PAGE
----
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“I know what to do; reduce block of memory assignment where the printer needs only horizontal slices, to, er, horizontal slices.”

Your naive analysis applied to the RISC OS port's examples results in the conclusion that Gutenprint uses less than one bit per output dot. Does that really sound right to you? Doesn't it seem more likely that they already use a divide and conquer solution and your "suggestion" is redundant ?

Of course its possible to write a driver which runs in a lot less RAM, but it will have worse quality or run much slower and probably both.

“The PC manages it quickly, therefore it must be possible to emulate it quickly”

This doesn't follow. First of all, the hardware is quite different. So for example if the PC can manage fifty times more floating point operations per second then you're going to do most of the heavy weight maths 50x slower than the PC. Or take the CPU cache. The Iyonix for example has only 32kB of cache. So if you've got an algorithm that does random access to 40kB of data (a quite modest size for a LUT in image software), you're thrashing the bus and suddenly the whole CPU is waiting for RAM. On a typical PC that same routine would run from cache, perhaps 10 times faster than the Iyonix even if they were the same CPU speed (and of course the PC will be faster).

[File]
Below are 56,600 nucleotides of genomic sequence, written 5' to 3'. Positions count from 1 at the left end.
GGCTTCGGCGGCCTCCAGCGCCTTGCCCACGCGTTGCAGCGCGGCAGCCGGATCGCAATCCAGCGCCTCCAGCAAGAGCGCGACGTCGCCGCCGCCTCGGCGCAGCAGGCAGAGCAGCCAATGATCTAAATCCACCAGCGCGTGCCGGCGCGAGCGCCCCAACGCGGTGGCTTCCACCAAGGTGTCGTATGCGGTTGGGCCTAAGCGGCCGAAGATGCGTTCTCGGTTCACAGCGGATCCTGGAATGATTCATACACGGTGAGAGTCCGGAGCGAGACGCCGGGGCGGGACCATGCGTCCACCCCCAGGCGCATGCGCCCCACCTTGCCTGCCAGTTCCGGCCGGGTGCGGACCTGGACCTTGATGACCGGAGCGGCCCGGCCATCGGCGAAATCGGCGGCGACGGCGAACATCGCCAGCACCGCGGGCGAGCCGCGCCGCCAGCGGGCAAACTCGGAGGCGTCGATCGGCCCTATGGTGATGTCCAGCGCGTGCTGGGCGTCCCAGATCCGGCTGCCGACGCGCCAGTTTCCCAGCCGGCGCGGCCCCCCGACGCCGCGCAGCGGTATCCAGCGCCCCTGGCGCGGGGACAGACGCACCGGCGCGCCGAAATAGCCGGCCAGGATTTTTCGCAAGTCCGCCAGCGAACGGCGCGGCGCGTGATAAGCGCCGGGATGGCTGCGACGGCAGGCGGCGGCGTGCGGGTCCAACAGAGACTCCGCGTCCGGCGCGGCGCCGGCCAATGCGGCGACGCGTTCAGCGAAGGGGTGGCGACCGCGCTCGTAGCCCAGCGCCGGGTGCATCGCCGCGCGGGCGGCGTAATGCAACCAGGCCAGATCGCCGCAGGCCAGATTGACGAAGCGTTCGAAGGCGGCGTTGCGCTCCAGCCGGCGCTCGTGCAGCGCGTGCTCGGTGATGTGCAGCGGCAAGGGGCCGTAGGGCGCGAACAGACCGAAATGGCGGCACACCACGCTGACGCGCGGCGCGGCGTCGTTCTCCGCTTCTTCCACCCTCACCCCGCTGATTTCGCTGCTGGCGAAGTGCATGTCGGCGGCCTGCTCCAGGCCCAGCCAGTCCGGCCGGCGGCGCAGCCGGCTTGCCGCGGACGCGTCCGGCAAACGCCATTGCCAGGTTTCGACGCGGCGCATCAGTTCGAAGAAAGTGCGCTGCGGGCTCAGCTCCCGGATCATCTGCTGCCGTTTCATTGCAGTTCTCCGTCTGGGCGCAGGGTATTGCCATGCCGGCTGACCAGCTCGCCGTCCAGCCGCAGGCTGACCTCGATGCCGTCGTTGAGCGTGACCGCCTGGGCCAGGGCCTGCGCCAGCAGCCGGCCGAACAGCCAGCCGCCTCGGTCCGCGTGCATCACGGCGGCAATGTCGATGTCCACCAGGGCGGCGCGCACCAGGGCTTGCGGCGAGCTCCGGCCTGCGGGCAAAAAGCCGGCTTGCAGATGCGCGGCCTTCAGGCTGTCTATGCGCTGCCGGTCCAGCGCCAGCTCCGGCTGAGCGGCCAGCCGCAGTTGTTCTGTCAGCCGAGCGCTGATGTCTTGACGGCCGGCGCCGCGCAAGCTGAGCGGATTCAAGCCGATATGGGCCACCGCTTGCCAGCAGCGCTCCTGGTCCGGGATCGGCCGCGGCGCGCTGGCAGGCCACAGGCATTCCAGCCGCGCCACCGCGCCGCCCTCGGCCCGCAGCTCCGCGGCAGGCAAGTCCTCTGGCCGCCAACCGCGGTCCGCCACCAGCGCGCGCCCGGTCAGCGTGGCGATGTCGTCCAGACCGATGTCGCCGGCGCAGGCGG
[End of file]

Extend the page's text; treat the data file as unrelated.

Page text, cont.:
But it gets worse - the PC will most likely be running a somewhat modern OS. Even OS X with its laughably naive I/O layer and VM will massively outperform RISC OS. On Linux there are already people trying to optimise for SSDs where there's zero seek delay, finding inefficiencies so small that they were unmeasurable just a few years ago.

“whatever happened to Postscript, TWAIN, etc?”

Postscript is still used at the higher end. It is a full-blown programming language. To run it the printer needs a lot of RAM and a fairly high-end CPU, proportional to the required output resolution (otherwise it will be annoyingly slow). Doing the work in the PC instead thus represents a considerable saving. On a $1500 laser print offering a full Postscript interpreter, including the Adobe license and fonts, is a reasonable decision. On a $100 inkjet printer it isn't going to happen.

TWAIN is the API used to make scanner drivers "drop in" to other applications in Windows and sometimes Mac OS. In the very recent versions of the API there's more thought for other platforms (mainly Linux) but it isn't (as popular idea seems to have it) a platform independent HCI like UVC or EHCI. Each individual "TWAIN compliant" scanner ships with its own OS-specific drivers.

 is a RISC OS Usertialaramex on 7/2/09 6:44PM
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